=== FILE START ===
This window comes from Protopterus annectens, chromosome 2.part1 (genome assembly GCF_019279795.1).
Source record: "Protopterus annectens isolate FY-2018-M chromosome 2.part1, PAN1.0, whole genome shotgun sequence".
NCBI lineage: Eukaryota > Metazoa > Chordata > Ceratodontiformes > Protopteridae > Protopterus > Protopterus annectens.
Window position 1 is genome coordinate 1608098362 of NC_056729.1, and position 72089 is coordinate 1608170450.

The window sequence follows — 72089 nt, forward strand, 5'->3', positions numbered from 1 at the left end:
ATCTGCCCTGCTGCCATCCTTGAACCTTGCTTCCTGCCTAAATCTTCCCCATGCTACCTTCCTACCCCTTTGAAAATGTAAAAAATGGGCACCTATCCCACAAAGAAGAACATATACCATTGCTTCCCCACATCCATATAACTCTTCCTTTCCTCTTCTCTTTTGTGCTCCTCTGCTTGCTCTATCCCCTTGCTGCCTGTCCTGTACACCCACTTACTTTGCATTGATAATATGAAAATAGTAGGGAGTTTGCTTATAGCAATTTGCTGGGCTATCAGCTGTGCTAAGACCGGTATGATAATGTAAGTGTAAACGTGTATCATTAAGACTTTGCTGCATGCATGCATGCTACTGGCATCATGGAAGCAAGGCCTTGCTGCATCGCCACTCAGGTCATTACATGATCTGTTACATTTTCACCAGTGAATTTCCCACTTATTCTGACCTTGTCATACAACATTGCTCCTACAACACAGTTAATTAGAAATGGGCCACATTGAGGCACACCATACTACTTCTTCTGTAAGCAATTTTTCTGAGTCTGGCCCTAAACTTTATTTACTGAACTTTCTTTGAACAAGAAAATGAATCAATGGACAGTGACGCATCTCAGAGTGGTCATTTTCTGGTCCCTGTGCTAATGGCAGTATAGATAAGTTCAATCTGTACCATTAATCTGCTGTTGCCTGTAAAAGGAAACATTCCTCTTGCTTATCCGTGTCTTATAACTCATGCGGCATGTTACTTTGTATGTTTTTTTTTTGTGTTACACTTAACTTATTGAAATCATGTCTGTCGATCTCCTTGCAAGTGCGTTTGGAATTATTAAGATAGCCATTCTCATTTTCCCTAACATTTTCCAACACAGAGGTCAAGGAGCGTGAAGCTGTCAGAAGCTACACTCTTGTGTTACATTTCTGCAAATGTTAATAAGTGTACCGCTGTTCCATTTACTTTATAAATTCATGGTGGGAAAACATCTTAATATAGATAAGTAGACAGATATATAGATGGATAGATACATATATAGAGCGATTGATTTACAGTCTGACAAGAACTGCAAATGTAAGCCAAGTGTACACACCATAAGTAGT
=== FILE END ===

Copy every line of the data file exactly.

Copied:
This window comes from Protopterus annectens, chromosome 2.part1 (genome assembly GCF_019279795.1).
Source record: "Protopterus annectens isolate FY-2018-M chromosome 2.part1, PAN1.0, whole genome shotgun sequence".
NCBI lineage: Eukaryota > Metazoa > Chordata > Ceratodontiformes > Protopteridae > Protopterus > Protopterus annectens.
Window position 1 is genome coordinate 1608098362 of NC_056729.1, and position 72089 is coordinate 1608170450.

The window sequence follows — 72089 nt, forward strand, 5'->3', positions numbered from 1 at the left end:
ATCTGCCCTGCTGCCATCCTTGAACCTTGCTTCCTGCCTAAATCTTCCCCATGCTACCTTCCTACCCCTTTGAAAATGTAAAAAATGGGCACCTATCCCACAAAGAAGAACATATACCATTGCTTCCCCACATCCATATAACTCTTCCTTTCCTCTTCTCTTTTGTGCTCCTCTGCTTGCTCTATCCCCTTGCTGCCTGTCCTGTACACCCACTTACTTTGCATTGATAATATGAAAATAGTAGGGAGTTTGCTTATAGCAATTTGCTGGGCTATCAGCTGTGCTAAGACCGGTATGATAATGTAAGTGTAAACGTGTATCATTAAGACTTTGCTGCATGCATGCATGCTACTGGCATCATGGAAGCAAGGCCTTGCTGCATCGCCACTCAGGTCATTACATGATCTGTTACATTTTCACCAGTGAATTTCCCACTTATTCTGACCTTGTCATACAACATTGCTCCTACAACACAGTTAATTAGAAATGGGCCACATTGAGGCACACCATACTACTTCTTCTGTAAGCAATTTTTCTGAGTCTGGCCCTAAACTTTATTTACTGAACTTTCTTTGAACAAGAAAATGAATCAATGGACAGTGACGCATCTCAGAGTGGTCATTTTCTGGTCCCTGTGCTAATGGCAGTATAGATAAGTTCAATCTGTACCATTAATCTGCTGTTGCCTGTAAAAGGAAACATTCCTCTTGCTTATCCGTGTCTTATAACTCATGCGGCATGTTACTTTGTATGTTTTTTTTTTGTGTTACACTTAACTTATTGAAATCATGTCTGTCGATCTCCTTGCAAGTGCGTTTGGAATTATTAAGATAGCCATTCTCATTTTCCCTAACATTTTCCAACACAGAGGTCAAGGAGCGTGAAGCTGTCAGAAGCTACACTCTTGTGTTACATTTCTGCAAATGTTAATAAGTGTACCGCTGTTCCATTTACTTTATAAATTCATGGTGGGAAAACATCTTAATATAGATAAGTAGACAGATATATAGATGGATAGATACATATATAGAGCGATTGATTTACAGTCTGACAAGAACTGCAAATGTAAGCCAAGTGTACACACCATAAGTAGT